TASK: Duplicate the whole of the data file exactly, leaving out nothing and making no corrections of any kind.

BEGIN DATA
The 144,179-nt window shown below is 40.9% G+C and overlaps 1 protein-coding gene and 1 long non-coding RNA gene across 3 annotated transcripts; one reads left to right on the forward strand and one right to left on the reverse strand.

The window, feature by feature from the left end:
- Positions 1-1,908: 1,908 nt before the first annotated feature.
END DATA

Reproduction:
The 144,179-nt window shown below is 40.9% G+C and overlaps 1 protein-coding gene and 1 long non-coding RNA gene across 3 annotated transcripts; one reads left to right on the forward strand and one right to left on the reverse strand.

The window, feature by feature from the left end:
- Positions 1-1,908: 1,908 nt before the first annotated feature.